Equal Partners
by Roland Ezri

Equal Partners by Roland Ezri

Equal Partners

By Roland Ezri

"Women are the backbone of all societies. They do a substantial part of the work, and play a major role in raising the future generation yet they are largely powerless. The decisions that count are made by men and foisted upon women."

Writings by Roland Ezri

The Second Exodus – Italy – CCVII. Our Daily Life (16 of 19)

The Palachi managed to accomplish two difficult feats.

Henri was able to secure a job. The position was not even close to what he used to have; he held an executive position with many people reporting to him. He was now going to be a storekeeper. The work entailed more than providing the needed parts; he had to keep track of the available stock; and reorder when the inventory was running low. In order words, it was storekeeping, inventory control, and purchasing agent all rolled into one. That said, he was recognized as a storekeeper only and paid as such.

In the Italy of the ’50s, you had to be insane to refuse any reasonable job offer, even if it is clear that your future employer is taking advantage of your skills without paying you adequately. And Henri was definitely a sane man! Not only did he take the position, but we all celebrated, for this didn’t happen without him moving heaven and earth.

He started by asking Signor Levy endless questions. How do I look for work? Who hires in Genoa? What do I need to prepare in advance? For example, his previous job description, references, and names of people who knew him and were at this time in Genoa. Keep in mind that resumes didn’t exist at that time (not in Italy at any rate). When Levy didn’t have answers to his questions, he asked other members of the Jewish Community.

Diners at La Veloce were the targets of his questions. And he got very useful tips and leads from them; especially regarding approaching employers, and interviews. He dutifully wrote everything down.

I need not remind you that the internet didn’t exist back then; the existing computers were just overgrown toddlers! Ads in the paper were almost non-existent. So how did you hire? You relied on word-of-mouth, and you started by asking your employees if they knew a person who possessed the required skills. Or it could be a sign nailed to the door or window. Or it might be via a cold call. Henri relied on all that.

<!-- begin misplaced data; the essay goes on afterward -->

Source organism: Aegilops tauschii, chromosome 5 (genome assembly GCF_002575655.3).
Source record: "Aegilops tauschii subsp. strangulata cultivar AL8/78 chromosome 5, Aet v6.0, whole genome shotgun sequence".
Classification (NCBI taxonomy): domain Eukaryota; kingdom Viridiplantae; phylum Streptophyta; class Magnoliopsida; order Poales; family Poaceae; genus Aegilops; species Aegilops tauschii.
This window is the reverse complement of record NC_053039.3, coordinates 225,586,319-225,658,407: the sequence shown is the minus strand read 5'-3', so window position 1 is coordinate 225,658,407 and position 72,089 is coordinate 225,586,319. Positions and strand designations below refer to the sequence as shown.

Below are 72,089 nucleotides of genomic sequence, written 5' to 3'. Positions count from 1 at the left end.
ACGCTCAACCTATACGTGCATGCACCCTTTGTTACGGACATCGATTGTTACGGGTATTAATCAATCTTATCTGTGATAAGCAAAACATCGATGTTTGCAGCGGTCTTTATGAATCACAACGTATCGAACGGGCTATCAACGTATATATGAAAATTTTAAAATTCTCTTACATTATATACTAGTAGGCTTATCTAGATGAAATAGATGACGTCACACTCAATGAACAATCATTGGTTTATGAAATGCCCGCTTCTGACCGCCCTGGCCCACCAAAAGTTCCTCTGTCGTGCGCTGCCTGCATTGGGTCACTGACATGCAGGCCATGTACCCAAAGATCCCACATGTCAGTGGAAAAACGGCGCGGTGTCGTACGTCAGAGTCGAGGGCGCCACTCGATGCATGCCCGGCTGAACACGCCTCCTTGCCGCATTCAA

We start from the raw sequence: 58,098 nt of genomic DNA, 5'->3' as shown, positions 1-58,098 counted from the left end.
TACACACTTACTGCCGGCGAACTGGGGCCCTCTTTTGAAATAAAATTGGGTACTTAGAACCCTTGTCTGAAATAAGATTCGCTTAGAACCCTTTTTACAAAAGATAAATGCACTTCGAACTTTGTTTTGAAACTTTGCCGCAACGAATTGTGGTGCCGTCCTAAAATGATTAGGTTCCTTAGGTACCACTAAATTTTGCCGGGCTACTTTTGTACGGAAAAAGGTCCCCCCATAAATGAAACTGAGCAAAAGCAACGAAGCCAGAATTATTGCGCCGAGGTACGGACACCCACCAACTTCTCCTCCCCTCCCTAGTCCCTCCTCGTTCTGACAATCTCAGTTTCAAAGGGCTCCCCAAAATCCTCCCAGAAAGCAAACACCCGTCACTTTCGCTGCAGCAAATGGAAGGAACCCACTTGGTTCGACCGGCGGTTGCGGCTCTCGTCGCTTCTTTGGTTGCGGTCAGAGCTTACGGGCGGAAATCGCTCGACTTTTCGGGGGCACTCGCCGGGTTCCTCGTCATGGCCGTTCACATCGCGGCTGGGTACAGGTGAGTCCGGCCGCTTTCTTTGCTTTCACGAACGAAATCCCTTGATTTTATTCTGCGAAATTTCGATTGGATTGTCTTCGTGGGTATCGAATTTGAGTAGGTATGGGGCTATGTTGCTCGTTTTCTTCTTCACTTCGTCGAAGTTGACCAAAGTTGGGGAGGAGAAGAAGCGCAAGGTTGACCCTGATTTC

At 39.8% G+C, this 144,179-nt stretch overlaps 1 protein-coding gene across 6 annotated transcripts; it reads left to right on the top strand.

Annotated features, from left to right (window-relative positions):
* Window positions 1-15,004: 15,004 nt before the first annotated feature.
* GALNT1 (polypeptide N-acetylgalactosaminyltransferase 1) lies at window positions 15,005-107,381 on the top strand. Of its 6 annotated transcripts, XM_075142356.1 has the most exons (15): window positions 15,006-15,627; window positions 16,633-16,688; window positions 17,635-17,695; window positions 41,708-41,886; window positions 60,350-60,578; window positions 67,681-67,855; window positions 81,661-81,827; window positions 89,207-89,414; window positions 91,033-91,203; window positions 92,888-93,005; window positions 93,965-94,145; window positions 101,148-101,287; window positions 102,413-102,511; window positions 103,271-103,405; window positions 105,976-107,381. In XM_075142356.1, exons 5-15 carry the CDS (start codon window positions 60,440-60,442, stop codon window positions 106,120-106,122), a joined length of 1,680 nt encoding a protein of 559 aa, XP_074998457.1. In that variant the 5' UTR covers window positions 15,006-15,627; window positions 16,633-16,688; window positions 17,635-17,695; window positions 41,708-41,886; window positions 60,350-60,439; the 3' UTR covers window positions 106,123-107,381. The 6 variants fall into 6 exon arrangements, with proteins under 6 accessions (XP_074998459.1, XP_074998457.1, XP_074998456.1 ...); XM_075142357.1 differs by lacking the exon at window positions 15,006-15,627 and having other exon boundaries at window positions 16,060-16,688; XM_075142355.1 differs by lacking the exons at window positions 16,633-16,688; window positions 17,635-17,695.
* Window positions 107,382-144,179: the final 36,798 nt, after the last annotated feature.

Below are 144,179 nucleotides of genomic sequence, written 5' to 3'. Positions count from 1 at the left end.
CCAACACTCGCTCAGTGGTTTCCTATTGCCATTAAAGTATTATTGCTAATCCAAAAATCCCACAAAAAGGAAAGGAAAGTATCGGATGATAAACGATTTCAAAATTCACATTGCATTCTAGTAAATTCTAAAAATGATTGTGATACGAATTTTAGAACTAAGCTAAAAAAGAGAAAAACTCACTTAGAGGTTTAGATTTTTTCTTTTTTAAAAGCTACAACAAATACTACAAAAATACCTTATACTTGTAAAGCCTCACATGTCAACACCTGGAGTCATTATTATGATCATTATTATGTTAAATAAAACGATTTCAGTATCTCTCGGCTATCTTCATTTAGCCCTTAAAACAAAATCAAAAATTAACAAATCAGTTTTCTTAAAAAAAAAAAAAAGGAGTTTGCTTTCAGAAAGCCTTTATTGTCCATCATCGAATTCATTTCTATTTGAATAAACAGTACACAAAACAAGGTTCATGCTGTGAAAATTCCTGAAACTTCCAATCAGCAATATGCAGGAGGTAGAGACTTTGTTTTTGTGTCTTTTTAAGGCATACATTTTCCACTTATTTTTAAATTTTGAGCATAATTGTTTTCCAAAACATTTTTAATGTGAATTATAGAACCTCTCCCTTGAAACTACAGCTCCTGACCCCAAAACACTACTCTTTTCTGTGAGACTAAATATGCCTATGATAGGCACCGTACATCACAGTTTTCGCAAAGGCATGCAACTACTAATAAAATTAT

Contacts didn’t get him anywhere. Signs were mainly for lower level work. Thus he consulted the phone directory, and walked to many (remotely) possible employers. It kept him healthy, but didn’t yield any results!

But he persisted. He was always impeccably dressed, and carried all relevant documents in a beautiful briefcase.

Sadly, all he heard was,”ci dispiace, non siamo di assunzione.” (We are sorry, we are not hiring). On some occasions, a secretary took his particulars, and promised to call back. Needless to say, nobody called.

And then one day it happened. The owner of a small manufacturing company told him to sit down. The more they talked, the more impressed she was. She was amazed at his Italian; valued his command of French and English; and couldn’t believe that he had translated many of his documents to Italian, and notarized the important ones.

She called two managers, and the four of them talked for what seemed an eternity. They described the individual they were looking for, and frankly admitted that he had the required qualifications. They pointed out that while they were looking for a storekeeper, more would be expected from him, since he was such a competent individual. The salary would be modest at the beginning, but they stated that after he proved his worth, his pay would substantially improve.

Henri said “Amen” to all their requests. Finally, he heard the magic phrase: “When can you start?”

The details (as provided by Henri) of his efforts to find work, and the interview with this employer can fill pages. But space does not permit me to relate everything, therefore, I will stop here.

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